International Migration and Economic Integration
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International Migration and Economic Integration

Understanding the Immigrant–Trade Link

Roger White and Bedassa Tadesse

This essential volume examines the influence of immigrants on the process of international economic integration – specifically, their influences on bilateral and multilateral trade flows. It extends beyond the identification and explanation of the immigrant–trade link and offers a more expansive treatment of the subject matter, making it the most comprehensive volume of its kind. The authors present abundant evidence that confirms the positive influences of immigrants on trade between their home and host countries; however the immigrant–trade link may not be universal. The operability of the link is found to depend on a variety of factors related to immigrants’ home countries, their host countries, the types of goods and services being traded and the anthropogenic characteristics of the immigrants themselves.
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Roger White and Bedassa Tadesse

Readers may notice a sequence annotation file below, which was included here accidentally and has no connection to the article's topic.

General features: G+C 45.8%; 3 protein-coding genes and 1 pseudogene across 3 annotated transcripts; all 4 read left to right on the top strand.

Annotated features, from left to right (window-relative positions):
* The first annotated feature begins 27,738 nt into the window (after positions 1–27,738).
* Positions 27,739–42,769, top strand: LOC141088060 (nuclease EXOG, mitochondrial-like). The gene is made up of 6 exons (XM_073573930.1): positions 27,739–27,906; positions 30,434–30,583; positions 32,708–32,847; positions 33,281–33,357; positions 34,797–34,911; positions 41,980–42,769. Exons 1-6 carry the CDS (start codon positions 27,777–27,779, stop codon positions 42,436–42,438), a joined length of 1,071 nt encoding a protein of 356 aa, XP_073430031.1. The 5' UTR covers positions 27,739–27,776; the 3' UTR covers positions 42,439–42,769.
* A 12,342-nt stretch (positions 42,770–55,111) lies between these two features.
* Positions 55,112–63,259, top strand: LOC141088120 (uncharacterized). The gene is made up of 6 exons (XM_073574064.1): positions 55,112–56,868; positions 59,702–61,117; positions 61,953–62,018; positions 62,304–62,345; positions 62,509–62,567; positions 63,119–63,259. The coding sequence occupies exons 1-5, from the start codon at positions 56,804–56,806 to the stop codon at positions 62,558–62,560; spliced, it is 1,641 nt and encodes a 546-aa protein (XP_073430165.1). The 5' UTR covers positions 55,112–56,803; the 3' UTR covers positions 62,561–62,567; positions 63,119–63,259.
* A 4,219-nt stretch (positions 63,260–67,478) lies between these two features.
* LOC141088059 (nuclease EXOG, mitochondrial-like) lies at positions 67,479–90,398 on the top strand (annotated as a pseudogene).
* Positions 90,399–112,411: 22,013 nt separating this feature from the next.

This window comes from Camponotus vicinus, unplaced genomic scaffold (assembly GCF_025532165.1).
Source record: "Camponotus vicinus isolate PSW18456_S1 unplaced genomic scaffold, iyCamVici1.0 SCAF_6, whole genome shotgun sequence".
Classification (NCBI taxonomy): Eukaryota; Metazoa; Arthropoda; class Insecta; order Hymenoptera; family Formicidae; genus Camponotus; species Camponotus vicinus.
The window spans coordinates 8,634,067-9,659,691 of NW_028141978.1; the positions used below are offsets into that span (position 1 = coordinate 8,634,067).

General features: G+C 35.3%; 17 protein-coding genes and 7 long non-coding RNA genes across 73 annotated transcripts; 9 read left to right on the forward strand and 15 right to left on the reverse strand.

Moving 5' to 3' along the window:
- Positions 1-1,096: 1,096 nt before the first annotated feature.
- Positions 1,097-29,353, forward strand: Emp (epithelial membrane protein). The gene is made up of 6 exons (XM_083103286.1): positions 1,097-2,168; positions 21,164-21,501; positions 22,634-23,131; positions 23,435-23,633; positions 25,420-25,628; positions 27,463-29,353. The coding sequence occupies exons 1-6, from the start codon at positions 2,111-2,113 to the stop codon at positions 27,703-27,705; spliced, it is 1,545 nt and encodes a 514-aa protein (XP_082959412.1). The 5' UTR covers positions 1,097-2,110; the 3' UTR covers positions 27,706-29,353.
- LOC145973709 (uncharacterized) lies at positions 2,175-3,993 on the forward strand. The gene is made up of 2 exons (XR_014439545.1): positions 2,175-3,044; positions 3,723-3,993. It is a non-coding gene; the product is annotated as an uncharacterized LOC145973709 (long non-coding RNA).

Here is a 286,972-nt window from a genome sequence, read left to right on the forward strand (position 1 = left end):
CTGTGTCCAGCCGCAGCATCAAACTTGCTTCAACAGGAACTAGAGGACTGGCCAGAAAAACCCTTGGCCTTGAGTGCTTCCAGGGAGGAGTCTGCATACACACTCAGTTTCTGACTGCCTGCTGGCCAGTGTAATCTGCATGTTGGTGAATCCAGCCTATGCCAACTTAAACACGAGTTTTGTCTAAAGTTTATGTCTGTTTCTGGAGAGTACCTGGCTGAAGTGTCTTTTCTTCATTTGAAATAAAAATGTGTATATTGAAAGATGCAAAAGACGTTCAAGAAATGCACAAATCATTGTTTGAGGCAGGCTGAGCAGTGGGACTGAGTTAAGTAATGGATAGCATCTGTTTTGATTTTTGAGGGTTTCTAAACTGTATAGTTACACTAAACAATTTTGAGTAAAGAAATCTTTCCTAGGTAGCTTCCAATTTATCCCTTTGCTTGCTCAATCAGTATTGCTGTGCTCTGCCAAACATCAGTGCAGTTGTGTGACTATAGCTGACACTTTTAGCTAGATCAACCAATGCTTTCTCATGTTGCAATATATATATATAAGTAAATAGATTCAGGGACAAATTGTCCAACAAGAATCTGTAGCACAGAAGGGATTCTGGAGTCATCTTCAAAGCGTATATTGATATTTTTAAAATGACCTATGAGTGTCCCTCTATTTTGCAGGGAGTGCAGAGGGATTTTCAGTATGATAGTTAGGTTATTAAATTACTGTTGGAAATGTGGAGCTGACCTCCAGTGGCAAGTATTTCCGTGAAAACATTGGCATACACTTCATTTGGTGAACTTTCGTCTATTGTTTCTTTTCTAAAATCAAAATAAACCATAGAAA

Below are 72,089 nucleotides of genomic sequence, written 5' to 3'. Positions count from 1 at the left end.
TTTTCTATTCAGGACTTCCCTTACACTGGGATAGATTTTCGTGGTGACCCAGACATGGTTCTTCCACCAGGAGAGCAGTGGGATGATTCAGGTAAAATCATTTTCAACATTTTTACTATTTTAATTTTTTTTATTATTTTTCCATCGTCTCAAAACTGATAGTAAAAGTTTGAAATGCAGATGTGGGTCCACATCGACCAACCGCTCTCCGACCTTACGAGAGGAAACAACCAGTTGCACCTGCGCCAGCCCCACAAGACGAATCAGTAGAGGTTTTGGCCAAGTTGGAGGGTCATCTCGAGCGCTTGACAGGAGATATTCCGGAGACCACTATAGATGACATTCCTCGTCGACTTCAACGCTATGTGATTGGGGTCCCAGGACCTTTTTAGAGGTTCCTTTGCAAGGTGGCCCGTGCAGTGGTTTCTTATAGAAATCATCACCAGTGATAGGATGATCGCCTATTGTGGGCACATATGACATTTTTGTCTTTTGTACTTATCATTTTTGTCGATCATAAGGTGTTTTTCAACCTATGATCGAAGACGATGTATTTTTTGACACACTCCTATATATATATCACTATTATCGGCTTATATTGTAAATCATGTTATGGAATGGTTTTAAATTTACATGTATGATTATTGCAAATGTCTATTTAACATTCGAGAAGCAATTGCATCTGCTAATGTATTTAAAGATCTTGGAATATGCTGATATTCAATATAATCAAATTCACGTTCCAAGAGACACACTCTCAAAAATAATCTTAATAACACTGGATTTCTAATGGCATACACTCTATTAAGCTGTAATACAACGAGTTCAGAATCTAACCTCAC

CHAPTER 3 1. 2. 3. 4. 5. Price (1996) notes that birthplace origins are not the same as ethnic origins. We acknowledge this and, due to data constraints, proceed cautiously employing country of birth as representative of ethnic origin. Section 3.5 provides a list of nations in the data set identified by White Australia Policy association. Section 3.5 lists the 1-digit SITC sectors. If j = k, internal distance is the square root of the country’s mass times 0.4 (Head and Mayer, 2000). We follow Wooldridge (2002) and test for autocorrelation and heteroskedasticity in the panel data. Both Wooldridge and Breusch-Pagan tests, respectively, reject (at p > 0.001) the null hypotheses of no autocorrelation and the homoskedastic panels assumption. Since we have time-invariant country characteristics, the use of fixed effects regression is ruled out. Thus, we select FGLS as our estimation strategy. We also use the panel-corrected standard errors (PCSE) technique for estimating variances as an alternative estimation strategy to check the robustness of our findings (see section 3.2.1 for details). The liberal classification lists 12.28 percent of industries as producing organized exchange goods, while the conservative classification identifies 17.83 percent. A test of difference in means yields a t-statistic of 3.79. No significant differences are found across classifications for differentiated or referenced-priced products. We chose to forego use of the Tobit specification in the primary estimations as it is possible that a level of zero imports and/or exports is natural for some countries; especially so for disaggregate trade values. For each...

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